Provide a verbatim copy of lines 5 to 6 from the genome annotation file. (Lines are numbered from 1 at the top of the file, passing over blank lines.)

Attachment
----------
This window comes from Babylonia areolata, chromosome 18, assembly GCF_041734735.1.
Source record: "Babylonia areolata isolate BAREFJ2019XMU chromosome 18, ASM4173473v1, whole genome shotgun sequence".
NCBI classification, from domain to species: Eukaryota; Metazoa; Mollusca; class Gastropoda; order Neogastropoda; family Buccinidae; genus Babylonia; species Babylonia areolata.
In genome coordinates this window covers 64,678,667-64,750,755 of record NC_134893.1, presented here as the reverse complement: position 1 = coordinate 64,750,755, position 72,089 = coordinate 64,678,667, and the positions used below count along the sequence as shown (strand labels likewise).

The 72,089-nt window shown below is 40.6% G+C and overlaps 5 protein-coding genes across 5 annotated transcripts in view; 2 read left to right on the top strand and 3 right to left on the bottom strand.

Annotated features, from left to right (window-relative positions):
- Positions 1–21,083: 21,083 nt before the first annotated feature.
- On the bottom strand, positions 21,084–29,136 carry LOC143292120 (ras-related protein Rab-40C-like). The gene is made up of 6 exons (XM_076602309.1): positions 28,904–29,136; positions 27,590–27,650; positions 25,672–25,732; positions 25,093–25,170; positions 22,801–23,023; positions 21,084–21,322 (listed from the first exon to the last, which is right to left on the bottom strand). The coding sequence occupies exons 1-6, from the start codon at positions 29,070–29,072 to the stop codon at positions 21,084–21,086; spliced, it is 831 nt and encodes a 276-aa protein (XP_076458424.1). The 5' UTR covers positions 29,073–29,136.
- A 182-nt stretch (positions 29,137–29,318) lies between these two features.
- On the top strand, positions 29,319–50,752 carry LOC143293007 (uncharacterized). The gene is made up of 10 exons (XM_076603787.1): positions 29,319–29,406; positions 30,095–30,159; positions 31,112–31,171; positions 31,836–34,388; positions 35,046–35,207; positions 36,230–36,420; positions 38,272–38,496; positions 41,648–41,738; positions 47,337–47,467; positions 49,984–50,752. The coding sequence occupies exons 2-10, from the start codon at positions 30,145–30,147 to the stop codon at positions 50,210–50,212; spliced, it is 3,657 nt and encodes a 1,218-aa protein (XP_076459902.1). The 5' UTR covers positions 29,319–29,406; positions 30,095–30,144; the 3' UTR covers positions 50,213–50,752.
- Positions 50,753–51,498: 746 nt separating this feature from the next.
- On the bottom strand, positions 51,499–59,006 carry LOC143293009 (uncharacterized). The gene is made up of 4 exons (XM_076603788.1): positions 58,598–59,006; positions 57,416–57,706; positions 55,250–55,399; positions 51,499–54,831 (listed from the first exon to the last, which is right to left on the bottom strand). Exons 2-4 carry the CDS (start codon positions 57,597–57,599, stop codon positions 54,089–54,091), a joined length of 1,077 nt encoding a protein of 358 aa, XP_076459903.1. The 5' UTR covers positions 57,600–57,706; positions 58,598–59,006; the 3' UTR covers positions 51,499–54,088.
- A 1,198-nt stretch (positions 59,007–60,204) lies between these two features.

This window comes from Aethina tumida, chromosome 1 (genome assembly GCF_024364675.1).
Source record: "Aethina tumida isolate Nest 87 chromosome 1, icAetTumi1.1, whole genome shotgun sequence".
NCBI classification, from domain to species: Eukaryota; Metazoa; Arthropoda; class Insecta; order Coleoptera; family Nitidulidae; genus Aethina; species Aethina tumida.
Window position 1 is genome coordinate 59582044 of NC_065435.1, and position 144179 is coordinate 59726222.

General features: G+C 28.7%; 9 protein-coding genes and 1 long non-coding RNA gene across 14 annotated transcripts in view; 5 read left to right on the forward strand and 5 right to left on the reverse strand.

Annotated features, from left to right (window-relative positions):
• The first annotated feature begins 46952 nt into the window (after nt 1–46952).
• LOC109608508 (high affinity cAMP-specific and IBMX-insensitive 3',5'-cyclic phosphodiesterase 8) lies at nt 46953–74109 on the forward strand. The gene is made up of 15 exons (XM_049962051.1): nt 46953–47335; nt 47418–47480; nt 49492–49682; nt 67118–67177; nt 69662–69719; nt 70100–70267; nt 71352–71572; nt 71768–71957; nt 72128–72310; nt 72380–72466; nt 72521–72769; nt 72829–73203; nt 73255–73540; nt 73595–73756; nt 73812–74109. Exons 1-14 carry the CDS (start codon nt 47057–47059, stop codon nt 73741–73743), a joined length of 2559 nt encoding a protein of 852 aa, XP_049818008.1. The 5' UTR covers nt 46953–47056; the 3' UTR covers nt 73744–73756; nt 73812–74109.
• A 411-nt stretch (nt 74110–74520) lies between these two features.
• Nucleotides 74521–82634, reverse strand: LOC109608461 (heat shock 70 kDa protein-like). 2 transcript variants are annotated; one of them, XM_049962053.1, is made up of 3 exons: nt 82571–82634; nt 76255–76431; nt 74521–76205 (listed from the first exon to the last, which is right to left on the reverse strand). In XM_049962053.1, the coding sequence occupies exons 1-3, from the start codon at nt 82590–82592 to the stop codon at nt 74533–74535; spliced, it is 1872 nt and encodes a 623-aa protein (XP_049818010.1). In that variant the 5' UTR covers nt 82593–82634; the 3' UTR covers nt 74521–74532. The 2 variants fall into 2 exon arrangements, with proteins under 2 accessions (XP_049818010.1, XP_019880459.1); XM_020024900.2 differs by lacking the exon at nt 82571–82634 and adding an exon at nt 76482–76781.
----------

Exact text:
The 72,089-nt window shown below is 40.6% G+C and overlaps 5 protein-coding genes across 5 annotated transcripts in view; 2 read left to right on the top strand and 3 right to left on the bottom strand.

Annotated features, from left to right (window-relative positions):